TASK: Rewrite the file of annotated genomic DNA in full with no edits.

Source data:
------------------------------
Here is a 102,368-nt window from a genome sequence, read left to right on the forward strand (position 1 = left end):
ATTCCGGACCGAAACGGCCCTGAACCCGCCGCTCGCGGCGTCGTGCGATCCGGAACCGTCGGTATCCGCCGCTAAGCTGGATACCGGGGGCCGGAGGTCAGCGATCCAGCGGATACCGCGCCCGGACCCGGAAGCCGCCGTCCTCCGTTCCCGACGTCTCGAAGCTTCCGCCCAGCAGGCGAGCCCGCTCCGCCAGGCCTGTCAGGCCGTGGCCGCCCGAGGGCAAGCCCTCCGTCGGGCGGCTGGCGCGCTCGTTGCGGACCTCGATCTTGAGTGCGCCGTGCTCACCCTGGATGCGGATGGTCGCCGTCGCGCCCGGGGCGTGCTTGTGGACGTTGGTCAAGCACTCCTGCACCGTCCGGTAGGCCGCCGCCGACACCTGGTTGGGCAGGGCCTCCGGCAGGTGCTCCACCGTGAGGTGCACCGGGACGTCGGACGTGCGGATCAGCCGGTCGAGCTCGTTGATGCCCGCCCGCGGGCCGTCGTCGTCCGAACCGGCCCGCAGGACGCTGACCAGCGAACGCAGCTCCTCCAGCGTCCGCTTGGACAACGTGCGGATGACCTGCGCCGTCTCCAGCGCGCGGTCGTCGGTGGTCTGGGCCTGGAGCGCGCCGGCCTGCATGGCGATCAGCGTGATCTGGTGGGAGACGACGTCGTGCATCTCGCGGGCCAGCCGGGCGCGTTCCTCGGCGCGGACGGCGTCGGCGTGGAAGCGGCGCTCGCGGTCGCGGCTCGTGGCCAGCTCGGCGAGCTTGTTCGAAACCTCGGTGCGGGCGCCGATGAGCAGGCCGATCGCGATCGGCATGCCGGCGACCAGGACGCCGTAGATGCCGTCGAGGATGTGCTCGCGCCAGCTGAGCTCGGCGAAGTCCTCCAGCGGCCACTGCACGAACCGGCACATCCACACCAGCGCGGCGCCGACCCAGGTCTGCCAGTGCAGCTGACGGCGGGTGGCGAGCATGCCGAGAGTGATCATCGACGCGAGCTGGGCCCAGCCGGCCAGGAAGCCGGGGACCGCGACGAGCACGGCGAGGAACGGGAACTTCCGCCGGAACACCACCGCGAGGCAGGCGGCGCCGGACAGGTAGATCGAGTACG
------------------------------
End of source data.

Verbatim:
Here is a 102,368-nt window from a genome sequence, read left to right on the forward strand (position 1 = left end):
ATTCCGGACCGAAACGGCCCTGAACCCGCCGCTCGCGGCGTCGTGCGATCCGGAACCGTCGGTATCCGCCGCTAAGCTGGATACCGGGGGCCGGAGGTCAGCGATCCAGCGGATACCGCGCCCGGACCCGGAAGCCGCCGTCCTCCGTTCCCGACGTCTCGAAGCTTCCGCCCAGCAGGCGAGCCCGCTCCGCCAGGCCTGTCAGGCCGTGGCCGCCCGAGGGCAAGCCCTCCGTCGGGCGGCTGGCGCGCTCGTTGCGGACCTCGATCTTGAGTGCGCCGTGCTCACCCTGGATGCGGATGGTCGCCGTCGCGCCCGGGGCGTGCTTGTGGACGTTGGTCAAGCACTCCTGCACCGTCCGGTAGGCCGCCGCCGACACCTGGTTGGGCAGGGCCTCCGGCAGGTGCTCCACCGTGAGGTGCACCGGGACGTCGGACGTGCGGATCAGCCGGTCGAGCTCGTTGATGCCCGCCCGCGGGCCGTCGTCGTCCGAACCGGCCCGCAGGACGCTGACCAGCGAACGCAGCTCCTCCAGCGTCCGCTTGGACAACGTGCGGATGACCTGCGCCGTCTCCAGCGCGCGGTCGTCGGTGGTCTGGGCCTGGAGCGCGCCGGCCTGCATGGCGATCAGCGTGATCTGGTGGGAGACGACGTCGTGCATCTCGCGGGCCAGCCGGGCGCGTTCCTCGGCGCGGACGGCGTCGGCGTGGAAGCGGCGCTCGCGGTCGCGGCTCGTGGCCAGCTCGGCGAGCTTGTTCGAAACCTCGGTGCGGGCGCCGATGAGCAGGCCGATCGCGATCGGCATGCCGGCGACCAGGACGCCGTAGATGCCGTCGAGGATGTGCTCGCGCCAGCTGAGCTCGGCGAAGTCCTCCAGCGGCCACTGCACGAACCGGCACATCCACACCAGCGCGGCGCCGACCCAGGTCTGCCAGTGCAGCTGACGGCGGGTGGCGAGCATGCCGAGAGTGATCATCGACGCGAGCTGGGCCCAGCCGGCCAGGAAGCCGGGGACCGCGACGAGCACGGCGAGGAACGGGAACTTCCGCCGGAACACCACCGCGAGGCAGGCGGCGCCGGACAGGTAGATCGAGTACG